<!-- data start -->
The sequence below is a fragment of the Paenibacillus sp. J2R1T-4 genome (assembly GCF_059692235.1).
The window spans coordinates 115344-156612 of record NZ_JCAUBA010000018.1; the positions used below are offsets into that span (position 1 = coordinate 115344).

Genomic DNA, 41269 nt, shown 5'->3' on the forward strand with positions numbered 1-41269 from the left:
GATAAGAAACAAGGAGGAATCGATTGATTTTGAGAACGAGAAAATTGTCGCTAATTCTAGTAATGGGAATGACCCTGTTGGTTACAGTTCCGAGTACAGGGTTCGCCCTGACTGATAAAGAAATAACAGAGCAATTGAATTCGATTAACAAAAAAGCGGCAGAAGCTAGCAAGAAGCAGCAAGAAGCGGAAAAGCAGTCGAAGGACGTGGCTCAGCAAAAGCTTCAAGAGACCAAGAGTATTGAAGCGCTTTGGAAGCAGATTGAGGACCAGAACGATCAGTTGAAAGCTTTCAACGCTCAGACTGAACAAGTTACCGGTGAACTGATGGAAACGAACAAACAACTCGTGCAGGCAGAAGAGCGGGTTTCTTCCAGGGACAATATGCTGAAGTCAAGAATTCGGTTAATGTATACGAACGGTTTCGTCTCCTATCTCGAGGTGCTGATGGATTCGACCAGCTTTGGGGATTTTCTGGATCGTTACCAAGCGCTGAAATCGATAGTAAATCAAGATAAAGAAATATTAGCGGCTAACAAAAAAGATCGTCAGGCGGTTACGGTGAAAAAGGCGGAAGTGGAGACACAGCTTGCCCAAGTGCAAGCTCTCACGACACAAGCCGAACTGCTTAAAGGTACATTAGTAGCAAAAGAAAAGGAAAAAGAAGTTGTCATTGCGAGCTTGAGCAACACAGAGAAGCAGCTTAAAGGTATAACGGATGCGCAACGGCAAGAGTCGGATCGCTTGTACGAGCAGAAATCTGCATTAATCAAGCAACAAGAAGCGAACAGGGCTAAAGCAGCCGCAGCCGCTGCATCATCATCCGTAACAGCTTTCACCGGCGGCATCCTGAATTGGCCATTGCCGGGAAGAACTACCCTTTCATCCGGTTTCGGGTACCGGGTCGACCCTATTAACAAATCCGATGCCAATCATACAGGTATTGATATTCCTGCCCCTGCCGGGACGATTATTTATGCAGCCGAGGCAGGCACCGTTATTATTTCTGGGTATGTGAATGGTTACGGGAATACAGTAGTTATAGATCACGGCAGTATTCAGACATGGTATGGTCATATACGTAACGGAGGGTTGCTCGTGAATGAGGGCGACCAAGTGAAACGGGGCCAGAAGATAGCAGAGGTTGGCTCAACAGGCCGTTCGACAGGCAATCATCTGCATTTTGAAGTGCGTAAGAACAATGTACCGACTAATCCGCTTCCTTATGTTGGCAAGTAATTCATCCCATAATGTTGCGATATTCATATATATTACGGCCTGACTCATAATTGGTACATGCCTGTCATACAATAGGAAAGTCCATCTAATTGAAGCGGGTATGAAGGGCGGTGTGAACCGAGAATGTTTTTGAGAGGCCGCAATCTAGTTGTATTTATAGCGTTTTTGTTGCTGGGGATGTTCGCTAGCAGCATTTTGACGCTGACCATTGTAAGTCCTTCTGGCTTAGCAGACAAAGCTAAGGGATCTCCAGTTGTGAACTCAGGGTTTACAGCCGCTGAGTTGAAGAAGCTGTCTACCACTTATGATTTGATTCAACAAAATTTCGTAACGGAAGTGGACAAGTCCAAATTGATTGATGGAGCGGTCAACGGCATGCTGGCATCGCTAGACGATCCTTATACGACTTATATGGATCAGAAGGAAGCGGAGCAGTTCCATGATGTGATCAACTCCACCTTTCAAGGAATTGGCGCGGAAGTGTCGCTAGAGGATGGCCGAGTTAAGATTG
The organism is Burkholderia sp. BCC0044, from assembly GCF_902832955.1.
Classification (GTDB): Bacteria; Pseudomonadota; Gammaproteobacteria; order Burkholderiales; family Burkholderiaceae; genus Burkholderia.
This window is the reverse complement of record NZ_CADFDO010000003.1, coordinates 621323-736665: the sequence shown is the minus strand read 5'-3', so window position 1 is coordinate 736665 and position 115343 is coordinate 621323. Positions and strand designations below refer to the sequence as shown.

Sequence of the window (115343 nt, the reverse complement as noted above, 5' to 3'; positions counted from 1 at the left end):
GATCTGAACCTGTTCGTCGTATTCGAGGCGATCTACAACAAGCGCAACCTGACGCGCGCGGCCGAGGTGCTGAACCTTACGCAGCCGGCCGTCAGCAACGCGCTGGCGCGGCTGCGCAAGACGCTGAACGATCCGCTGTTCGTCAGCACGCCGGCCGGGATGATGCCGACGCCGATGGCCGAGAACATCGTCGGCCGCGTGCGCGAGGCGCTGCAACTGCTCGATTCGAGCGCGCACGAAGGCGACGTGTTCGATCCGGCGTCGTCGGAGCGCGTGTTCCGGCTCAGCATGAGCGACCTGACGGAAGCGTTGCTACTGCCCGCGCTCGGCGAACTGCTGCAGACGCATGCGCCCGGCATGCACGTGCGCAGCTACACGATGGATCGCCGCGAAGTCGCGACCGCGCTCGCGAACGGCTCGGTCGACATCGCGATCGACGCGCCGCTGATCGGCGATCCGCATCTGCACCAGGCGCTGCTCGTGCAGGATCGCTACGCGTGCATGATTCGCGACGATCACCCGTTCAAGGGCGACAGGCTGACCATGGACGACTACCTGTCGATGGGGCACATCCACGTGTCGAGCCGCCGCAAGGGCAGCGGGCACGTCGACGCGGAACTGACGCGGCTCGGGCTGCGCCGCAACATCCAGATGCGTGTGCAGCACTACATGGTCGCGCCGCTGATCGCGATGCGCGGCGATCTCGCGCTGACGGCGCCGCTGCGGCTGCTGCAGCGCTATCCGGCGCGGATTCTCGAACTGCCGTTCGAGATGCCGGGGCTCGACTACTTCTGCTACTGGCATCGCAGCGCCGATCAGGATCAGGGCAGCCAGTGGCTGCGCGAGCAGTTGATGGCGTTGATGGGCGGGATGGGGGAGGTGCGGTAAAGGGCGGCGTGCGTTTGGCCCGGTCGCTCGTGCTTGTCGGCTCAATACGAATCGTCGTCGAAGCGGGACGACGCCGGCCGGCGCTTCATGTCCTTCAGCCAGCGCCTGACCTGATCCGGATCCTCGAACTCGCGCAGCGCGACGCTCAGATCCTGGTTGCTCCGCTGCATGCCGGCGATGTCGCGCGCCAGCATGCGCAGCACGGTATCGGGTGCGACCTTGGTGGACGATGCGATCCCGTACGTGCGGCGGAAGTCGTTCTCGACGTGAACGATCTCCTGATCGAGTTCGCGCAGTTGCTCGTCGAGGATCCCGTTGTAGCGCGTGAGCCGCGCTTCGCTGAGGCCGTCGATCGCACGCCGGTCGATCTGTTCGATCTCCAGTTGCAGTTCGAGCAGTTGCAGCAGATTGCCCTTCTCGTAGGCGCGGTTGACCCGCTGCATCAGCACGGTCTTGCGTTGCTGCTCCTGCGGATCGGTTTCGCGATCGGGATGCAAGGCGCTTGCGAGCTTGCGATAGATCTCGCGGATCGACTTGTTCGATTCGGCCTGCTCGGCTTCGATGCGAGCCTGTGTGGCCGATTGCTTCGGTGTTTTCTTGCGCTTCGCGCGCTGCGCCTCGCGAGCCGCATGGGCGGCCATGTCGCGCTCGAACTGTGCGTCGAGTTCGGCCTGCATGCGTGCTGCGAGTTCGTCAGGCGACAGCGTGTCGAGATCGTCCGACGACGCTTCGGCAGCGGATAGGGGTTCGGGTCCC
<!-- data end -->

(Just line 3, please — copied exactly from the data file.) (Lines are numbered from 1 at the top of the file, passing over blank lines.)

Genomic DNA, 41269 nt, shown 5'->3' on the forward strand with positions numbered 1-41269 from the left: